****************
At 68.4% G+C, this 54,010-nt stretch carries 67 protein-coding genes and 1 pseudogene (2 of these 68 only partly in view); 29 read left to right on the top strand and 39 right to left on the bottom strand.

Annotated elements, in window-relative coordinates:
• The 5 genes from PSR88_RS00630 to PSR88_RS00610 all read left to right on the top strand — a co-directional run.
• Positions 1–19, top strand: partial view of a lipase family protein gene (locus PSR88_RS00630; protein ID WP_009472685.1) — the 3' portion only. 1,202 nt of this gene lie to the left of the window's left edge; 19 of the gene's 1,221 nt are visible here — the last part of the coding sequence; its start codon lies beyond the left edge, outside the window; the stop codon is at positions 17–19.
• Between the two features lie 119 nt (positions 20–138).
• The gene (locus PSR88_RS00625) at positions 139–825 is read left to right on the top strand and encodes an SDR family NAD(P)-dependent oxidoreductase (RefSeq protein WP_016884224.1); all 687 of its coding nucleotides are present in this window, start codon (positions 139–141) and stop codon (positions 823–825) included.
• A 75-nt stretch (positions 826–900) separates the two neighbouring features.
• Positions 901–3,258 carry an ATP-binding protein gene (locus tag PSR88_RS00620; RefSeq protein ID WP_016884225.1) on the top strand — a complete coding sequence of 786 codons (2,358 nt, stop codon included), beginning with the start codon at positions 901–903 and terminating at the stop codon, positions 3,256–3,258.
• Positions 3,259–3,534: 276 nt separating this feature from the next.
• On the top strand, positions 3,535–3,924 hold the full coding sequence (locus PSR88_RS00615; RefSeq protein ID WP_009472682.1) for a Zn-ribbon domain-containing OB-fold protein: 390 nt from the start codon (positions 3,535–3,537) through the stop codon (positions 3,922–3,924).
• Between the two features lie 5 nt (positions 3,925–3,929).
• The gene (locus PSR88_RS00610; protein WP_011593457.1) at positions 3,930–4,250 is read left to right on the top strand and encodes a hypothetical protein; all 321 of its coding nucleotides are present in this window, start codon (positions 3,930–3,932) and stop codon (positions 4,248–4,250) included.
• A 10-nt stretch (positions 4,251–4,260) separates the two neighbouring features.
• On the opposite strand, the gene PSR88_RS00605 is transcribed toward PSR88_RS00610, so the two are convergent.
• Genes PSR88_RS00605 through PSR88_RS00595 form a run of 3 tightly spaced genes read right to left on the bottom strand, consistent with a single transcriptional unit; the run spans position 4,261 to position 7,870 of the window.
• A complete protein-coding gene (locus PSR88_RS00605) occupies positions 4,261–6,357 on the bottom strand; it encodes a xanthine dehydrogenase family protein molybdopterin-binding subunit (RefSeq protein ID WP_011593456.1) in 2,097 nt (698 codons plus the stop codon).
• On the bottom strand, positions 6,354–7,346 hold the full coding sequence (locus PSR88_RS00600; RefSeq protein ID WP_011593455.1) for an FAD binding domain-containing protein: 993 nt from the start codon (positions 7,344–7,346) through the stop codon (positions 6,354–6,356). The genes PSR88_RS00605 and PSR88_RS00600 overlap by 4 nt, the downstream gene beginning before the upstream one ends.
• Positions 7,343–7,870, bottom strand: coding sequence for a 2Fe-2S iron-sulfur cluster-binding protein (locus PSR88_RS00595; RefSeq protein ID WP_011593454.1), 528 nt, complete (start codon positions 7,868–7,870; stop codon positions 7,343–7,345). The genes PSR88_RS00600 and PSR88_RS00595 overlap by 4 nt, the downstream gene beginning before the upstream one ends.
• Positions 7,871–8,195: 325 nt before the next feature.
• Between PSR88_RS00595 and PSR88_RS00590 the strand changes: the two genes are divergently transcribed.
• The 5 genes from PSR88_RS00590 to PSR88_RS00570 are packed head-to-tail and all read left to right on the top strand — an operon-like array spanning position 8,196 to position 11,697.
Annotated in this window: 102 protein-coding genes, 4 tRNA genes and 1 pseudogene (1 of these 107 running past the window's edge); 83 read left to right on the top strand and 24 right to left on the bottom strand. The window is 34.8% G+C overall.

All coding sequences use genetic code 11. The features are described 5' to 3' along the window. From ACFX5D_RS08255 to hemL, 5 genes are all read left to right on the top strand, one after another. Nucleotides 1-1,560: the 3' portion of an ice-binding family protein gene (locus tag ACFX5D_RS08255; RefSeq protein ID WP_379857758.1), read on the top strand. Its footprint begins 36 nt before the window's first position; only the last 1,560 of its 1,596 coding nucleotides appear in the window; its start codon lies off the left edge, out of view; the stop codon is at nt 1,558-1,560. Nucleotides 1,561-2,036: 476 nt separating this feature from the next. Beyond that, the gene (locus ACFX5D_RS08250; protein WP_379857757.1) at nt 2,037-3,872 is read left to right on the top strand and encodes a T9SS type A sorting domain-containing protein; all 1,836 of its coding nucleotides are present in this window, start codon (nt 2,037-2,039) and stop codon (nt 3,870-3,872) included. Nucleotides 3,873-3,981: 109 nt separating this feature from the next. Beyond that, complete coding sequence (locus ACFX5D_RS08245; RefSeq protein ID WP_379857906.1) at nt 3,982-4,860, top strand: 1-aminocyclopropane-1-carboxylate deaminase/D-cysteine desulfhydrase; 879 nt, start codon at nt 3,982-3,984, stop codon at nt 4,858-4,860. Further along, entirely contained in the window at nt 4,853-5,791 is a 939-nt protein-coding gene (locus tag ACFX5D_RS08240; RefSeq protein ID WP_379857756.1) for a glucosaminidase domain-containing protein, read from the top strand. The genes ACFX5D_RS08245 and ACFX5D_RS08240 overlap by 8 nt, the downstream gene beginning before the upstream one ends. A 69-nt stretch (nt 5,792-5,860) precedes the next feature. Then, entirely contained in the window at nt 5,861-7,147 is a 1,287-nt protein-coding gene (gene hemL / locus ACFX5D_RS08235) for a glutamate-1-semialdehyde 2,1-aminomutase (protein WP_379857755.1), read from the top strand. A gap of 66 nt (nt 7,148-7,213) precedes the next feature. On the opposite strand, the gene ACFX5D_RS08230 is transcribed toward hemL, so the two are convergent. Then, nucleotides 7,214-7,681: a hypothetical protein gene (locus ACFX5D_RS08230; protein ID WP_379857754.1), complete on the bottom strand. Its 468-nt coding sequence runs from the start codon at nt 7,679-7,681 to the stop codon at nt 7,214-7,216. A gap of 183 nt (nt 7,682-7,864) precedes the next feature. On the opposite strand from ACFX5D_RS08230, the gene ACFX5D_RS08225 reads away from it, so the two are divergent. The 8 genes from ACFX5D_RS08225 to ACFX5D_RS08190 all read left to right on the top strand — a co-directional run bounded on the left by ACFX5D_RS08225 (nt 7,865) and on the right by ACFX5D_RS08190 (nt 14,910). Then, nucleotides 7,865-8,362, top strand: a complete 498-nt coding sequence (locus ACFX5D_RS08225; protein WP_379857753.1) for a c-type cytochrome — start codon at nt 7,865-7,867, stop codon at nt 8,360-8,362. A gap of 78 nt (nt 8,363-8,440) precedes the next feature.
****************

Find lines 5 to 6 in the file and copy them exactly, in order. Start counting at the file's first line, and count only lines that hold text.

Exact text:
• Between the two features lie 119 nt (positions 20–138).
• The gene (locus PSR88_RS00625) at positions 139–825 is read left to right on the top strand and encodes an SDR family NAD(P)-dependent oxidoreductase (RefSeq protein WP_016884224.1); all 687 of its coding nucleotides are present in this window, start codon (positions 139–141) and stop codon (positions 823–825) included.